Do you remember the scene in Annie Hall where the characters are arguing about Marshall McLuhan. Then Woody Allen pulls McLuhan from behind a curtain and announces: “I have him right here”?
I feel a little that way this morning about my online debate with Will Wilkinson about the proposed DREAM law. So there I am yesterday, halfway through a lengthy debunking of Wilkinson’s cheery reassurances about the DREAM act when … but I’ll let Politico tell the story from here.
Senate Democrats have introduced their fifth version of the DREAM Act this year in a bid to tackle concerns from critics and win support from a handful of moderate lawmakers from both parties.
Sure looks like the authors of the bill agree with me, not Wilkinson, about what the previous versions of the law would have done.
The latest version, filed by Senate Majority Leader Harry Reid (D-Nev.) and Majority Whip Dick Durbin (D-Ill.) late Tuesday night, would bar illegal immigrants from receiving in-state college tuition; drops the age of eligibility to 29 from 34; would not grant permanent legal status to anyone for at least 10 years; would restrict eligibility for those who commit certain misdemeanor crimes; and would limit individuals from being able to sponsor family members for U.S. citizenship, among other changes.
Those who receive conditional legal status under the DREAM Act also would be ineligible for Medicaid, food stamps and other government-funded benefits.
In other words: yes it was true (sorry Will!) that previous versions of the DREAM act offered amnesty to the illegal immigrant parents of DREAM beneficiaries. Yes it was true (sorry again!) that the bill offered large subsidies to people currently present in the country illegally. Yes it was true (sorry once more!) that the legal language about “good character” didn’t mean very much. And yes it was true (sorry a fourth time!) that the bill potentially applied to many more people than the 60,000 or so Wilkinson mentioned in his very first post.
The good news is that the fixes offered by the Democrats constitute a genuine improvement in the law that address the concerns whose reality Wilkinson was denying just the day before yesterday. And with a few more improvements, the law could be on its way to being a genuine humanitarian measure.
Here would be my three main suggestions:
1) Lower the age of entry into the US. Even the new versions of the law extend amnesty to people who entered the US up to age 16. That allows too many people who entered on their own impetus rather than as part of a family group – and too many people whose first language will never be English. I’d lower to 12, to ensure we really are talking about children who have spent half or more of their lives in the US.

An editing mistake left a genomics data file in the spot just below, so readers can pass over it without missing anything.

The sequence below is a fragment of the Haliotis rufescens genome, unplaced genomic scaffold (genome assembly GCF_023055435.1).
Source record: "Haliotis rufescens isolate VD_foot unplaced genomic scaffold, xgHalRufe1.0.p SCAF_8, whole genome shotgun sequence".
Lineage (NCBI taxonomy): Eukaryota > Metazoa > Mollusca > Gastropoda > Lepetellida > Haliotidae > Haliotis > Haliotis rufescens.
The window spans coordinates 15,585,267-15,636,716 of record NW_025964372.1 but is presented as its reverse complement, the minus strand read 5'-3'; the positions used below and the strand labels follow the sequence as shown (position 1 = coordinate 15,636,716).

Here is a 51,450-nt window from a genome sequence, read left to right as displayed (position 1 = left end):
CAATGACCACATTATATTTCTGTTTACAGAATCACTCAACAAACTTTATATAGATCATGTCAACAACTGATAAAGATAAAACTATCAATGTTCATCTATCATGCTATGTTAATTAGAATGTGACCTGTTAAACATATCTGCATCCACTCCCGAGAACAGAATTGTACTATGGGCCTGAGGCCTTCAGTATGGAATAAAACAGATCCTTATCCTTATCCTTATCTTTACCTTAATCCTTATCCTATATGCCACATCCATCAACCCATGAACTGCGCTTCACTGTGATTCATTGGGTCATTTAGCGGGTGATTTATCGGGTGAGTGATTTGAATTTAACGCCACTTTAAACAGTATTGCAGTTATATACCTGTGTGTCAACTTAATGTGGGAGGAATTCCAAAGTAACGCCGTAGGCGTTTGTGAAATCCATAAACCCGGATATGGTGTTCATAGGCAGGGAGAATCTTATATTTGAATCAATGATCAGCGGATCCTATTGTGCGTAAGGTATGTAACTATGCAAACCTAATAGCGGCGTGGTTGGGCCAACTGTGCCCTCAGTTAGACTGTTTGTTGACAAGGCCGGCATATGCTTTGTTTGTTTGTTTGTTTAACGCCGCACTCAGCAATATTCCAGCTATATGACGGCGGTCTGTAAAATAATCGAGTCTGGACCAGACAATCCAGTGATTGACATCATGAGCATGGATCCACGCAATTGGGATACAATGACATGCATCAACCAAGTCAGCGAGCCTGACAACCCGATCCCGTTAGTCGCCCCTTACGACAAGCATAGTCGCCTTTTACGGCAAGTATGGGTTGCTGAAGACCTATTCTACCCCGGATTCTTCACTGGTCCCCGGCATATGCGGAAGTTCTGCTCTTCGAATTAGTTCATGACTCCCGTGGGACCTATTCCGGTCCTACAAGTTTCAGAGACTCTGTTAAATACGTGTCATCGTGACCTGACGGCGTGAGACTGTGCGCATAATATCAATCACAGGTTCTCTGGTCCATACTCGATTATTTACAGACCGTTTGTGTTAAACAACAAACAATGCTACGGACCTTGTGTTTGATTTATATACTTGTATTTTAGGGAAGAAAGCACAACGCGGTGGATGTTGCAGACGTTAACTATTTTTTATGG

2) False statements in the application should be prosecutable. As written, lying on the forms is still a good one-way option: it might help, and it can’t hurt.
3) For those who choose enlistment rather than college, I’d require honorable discharge rather than 2 years service as a prerequisite for regularization. For those who choose college rather than enlistment, I’d like to see some measure- I’m not sure how to write such a rule myself – to prevent the emergence of a huge industry of fly by night institutions that will enroll (and keep enrolled) all paying customers regardless of how terribly they perform. As the law is now written, that last is an all too likely consequence.
With those changes, DREAM could be genuinely useful as part of a package of immigration reforms that should also include the following:
1) Employers should be held strictly liable for employment of illegal aliens – ie “I didn’t know” should no longer be an excuse, just as “I didn’t know” is not an excuse for violations of the clean air and clean water laws. At the same time, we should remove prison as a possible punishment and substitute tougher fines. It’s more important that punishment be certain than that it be draconian: the goal is to raise the projected cost of using illegal labor and thus incentivize the employment of legal labor instead.
2) A sense of the Congress’ resolution against a general amnesty for illegal aliens, to dispel any illusions generated by the past decade of amnesty activism. The goal again is to change the incentive structure by sending clear messages about what can be expected in future.